A strain of cyanobacteria, a bacteria typically found in freshwater, could potentially help lower greenhouse gas emissions, according to postdoctoral researcher and graduate student Jingjie Yu.
According to Yu, researchers in 1955 found a strain of cyanobacteria, called Synechococcus UTEX 2973, that can grow very quickly. The strain could potentially be planted outside of factories to counterbalance the effects of CO2 emissions, said Yu.
“The ability of cyanobacteria to use sunlight and CO2 to generate desired chemicals makes them the ideal biofactories for sustainable carbon negative production,” Yu said.
A biofactory is a type of natural incubator that uses plant matter or bacteria to give cells new functions, such as absorbing CO2.
According to Yu, cyanobacteria also have advantages as a biofuel, a type of fuel produced from natural organisms, when compared to other energy sources, such as ethanol or biodiesel.
“Cyanobacteria grow in various environments, and they are not food for humans, therefore, growing cyanobacteria and using them to produce biofuels will not create a debit between food and fuels,” Yu said in an email.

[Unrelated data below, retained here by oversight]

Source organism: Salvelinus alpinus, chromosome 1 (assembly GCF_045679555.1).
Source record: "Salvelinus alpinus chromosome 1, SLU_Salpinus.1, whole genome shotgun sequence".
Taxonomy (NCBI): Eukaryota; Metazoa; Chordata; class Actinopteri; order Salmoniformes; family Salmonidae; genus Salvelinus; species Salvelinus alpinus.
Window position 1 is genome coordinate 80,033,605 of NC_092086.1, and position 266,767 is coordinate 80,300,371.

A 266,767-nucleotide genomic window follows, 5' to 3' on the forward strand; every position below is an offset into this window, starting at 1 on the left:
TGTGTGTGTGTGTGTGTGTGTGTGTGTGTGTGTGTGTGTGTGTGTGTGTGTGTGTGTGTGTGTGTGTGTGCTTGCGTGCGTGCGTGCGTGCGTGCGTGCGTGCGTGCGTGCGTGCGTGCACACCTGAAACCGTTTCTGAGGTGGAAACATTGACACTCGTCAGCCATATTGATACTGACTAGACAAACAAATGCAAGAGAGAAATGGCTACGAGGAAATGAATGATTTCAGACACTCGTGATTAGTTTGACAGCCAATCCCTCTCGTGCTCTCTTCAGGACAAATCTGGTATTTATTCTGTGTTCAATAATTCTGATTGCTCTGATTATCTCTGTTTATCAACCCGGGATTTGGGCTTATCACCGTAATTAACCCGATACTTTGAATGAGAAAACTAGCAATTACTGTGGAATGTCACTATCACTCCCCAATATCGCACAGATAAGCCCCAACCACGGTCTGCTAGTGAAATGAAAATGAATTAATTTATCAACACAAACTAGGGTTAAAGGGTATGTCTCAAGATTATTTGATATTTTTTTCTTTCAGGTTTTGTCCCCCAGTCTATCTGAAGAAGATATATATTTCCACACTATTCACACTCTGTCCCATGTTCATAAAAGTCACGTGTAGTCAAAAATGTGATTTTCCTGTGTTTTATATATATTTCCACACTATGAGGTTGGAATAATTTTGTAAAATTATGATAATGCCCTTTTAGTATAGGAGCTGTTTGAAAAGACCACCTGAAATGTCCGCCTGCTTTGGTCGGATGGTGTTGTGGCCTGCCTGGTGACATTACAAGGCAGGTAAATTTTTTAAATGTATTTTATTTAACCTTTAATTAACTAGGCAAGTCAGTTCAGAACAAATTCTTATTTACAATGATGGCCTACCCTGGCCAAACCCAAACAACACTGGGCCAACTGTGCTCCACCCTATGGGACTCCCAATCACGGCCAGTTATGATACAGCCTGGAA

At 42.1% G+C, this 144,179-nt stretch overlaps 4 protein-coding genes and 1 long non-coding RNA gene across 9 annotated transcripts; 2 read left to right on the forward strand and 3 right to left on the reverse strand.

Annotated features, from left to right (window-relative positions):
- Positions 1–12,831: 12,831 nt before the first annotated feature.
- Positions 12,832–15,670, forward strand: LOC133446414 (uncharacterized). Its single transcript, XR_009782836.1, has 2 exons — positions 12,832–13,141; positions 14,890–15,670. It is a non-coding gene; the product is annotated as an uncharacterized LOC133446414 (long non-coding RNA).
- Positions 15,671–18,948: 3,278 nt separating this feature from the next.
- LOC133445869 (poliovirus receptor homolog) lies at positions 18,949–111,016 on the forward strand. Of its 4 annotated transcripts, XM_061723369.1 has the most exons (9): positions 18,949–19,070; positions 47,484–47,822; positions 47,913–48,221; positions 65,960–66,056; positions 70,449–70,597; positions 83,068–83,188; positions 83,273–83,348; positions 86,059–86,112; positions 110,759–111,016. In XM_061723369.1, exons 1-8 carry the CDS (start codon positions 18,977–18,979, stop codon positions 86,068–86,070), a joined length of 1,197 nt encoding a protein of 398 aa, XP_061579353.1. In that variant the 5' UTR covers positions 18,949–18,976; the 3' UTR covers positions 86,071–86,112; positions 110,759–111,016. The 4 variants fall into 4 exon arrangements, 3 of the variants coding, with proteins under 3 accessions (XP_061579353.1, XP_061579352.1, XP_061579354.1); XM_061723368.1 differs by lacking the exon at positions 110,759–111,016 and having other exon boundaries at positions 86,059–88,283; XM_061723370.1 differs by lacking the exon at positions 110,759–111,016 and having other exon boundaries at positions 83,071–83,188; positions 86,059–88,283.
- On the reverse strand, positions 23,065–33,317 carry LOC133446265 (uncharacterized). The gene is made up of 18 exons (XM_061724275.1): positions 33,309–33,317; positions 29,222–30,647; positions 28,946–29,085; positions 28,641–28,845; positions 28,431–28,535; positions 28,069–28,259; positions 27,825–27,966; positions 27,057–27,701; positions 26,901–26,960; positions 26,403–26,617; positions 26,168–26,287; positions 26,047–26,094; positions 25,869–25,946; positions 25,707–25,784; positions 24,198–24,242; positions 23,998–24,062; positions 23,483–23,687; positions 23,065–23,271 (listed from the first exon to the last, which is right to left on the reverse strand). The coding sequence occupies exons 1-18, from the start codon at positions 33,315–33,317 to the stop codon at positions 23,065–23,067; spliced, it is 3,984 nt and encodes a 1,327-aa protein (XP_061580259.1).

The cyanobacteria could accelerate the development of commercial applications in medicine or fertilizer of photosynthetic microbes, tiny organisms that use light to generate energy, according to molecular biosciences professor Jerry Brand.
Brand, who helped discover the strain, said the University is the only public source of this specific strain of cyanobacteria, and multiple scientists and technologists have shown interest in using it for their research.
“Another strain of cyanobacteria from this culture collection, Spirulina platensis, has been extensively exploited commercially for decades, although it grows much more slowly than the recently discovered strain,” Brand said. “Thus, we have every hope that thousands of acres of [the new strain] will be cultivated.”
Cyanobacteria is important because it started the Great Oxygenation Event, a major environmental change that started the production of oxygen in the atmosphere, neuroscience junior Viet Le said. The strain of cyanobacteria could potentially become more important in science if it can grow fast enough and has the potential to lead to further innovations in the study of sustainability, according to Le.
“I think it’s pretty amazing, especially considering that this bacteria is why life is able to thrive,” Le said. “It will be interesting to see how we can use nature as this kind of tool.”